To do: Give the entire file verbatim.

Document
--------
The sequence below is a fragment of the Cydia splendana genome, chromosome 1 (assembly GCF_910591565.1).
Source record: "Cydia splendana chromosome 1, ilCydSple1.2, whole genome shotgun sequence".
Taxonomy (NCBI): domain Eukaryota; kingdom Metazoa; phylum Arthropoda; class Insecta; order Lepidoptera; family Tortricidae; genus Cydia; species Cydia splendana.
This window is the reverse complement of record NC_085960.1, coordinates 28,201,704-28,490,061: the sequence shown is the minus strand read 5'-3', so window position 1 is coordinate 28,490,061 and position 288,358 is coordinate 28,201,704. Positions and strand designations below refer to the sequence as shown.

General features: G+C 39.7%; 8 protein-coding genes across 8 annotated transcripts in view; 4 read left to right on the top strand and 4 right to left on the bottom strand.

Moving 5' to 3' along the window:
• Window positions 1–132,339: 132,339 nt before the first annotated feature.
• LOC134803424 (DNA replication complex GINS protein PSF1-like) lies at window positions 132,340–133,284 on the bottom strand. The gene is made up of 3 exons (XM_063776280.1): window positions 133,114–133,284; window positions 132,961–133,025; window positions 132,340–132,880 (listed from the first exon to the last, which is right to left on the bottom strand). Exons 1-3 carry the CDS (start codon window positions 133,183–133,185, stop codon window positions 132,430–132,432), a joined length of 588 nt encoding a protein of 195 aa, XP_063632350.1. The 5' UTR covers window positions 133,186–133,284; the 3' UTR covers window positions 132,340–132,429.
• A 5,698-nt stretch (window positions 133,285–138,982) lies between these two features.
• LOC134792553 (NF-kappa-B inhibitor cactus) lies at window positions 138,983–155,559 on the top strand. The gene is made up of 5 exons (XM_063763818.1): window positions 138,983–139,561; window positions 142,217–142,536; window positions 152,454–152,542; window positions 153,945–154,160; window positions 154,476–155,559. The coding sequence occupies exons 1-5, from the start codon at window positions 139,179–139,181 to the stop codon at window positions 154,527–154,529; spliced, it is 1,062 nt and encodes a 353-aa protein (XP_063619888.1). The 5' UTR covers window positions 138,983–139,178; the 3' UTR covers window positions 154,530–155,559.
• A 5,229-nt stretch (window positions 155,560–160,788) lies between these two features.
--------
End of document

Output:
The sequence below is a fragment of the Cydia splendana genome, chromosome 1 (assembly GCF_910591565.1).
Source record: "Cydia splendana chromosome 1, ilCydSple1.2, whole genome shotgun sequence".
Taxonomy (NCBI): domain Eukaryota; kingdom Metazoa; phylum Arthropoda; class Insecta; order Lepidoptera; family Tortricidae; genus Cydia; species Cydia splendana.
This window is the reverse complement of record NC_085960.1, coordinates 28,201,704-28,490,061: the sequence shown is the minus strand read 5'-3', so window position 1 is coordinate 28,490,061 and position 288,358 is coordinate 28,201,704. Positions and strand designations below refer to the sequence as shown.

General features: G+C 39.7%; 8 protein-coding genes across 8 annotated transcripts in view; 4 read left to right on the top strand and 4 right to left on the bottom strand.

Moving 5' to 3' along the window:
• Window positions 1–132,339: 132,339 nt before the first annotated feature.
• LOC134803424 (DNA replication complex GINS protein PSF1-like) lies at window positions 132,340–133,284 on the bottom strand. The gene is made up of 3 exons (XM_063776280.1): window positions 133,114–133,284; window positions 132,961–133,025; window positions 132,340–132,880 (listed from the first exon to the last, which is right to left on the bottom strand). Exons 1-3 carry the CDS (start codon window positions 133,183–133,185, stop codon window positions 132,430–132,432), a joined length of 588 nt encoding a protein of 195 aa, XP_063632350.1. The 5' UTR covers window positions 133,186–133,284; the 3' UTR covers window positions 132,340–132,429.
• A 5,698-nt stretch (window positions 133,285–138,982) lies between these two features.
• LOC134792553 (NF-kappa-B inhibitor cactus) lies at window positions 138,983–155,559 on the top strand. The gene is made up of 5 exons (XM_063763818.1): window positions 138,983–139,561; window positions 142,217–142,536; window positions 152,454–152,542; window positions 153,945–154,160; window positions 154,476–155,559. The coding sequence occupies exons 1-5, from the start codon at window positions 139,179–139,181 to the stop codon at window positions 154,527–154,529; spliced, it is 1,062 nt and encodes a 353-aa protein (XP_063619888.1). The 5' UTR covers window positions 138,983–139,178; the 3' UTR covers window positions 154,530–155,559.
• A 5,229-nt stretch (window positions 155,560–160,788) lies between these two features.